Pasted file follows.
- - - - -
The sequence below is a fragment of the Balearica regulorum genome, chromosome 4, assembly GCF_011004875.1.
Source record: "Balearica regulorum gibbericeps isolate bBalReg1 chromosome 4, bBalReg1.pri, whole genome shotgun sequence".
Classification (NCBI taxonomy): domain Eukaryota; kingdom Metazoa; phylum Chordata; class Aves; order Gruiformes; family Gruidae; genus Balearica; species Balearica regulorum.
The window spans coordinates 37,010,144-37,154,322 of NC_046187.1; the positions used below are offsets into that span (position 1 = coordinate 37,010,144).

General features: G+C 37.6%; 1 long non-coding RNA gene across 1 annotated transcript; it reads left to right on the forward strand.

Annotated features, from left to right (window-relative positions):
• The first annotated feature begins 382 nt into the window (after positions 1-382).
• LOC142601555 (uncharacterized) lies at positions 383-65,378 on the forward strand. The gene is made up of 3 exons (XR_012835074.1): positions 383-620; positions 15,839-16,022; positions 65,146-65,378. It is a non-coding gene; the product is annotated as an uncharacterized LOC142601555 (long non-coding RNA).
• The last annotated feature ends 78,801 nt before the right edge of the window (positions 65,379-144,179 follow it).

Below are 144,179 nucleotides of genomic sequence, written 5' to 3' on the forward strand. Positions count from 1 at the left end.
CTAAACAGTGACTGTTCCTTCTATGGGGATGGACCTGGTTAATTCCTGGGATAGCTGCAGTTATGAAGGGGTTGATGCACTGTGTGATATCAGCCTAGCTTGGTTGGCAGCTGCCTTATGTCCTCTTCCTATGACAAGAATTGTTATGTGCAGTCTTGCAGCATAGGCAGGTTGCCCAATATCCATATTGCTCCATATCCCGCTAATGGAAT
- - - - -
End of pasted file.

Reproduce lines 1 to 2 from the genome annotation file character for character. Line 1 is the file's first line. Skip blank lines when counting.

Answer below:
The sequence below is a fragment of the Balearica regulorum genome, chromosome 4, assembly GCF_011004875.1.
Source record: "Balearica regulorum gibbericeps isolate bBalReg1 chromosome 4, bBalReg1.pri, whole genome shotgun sequence".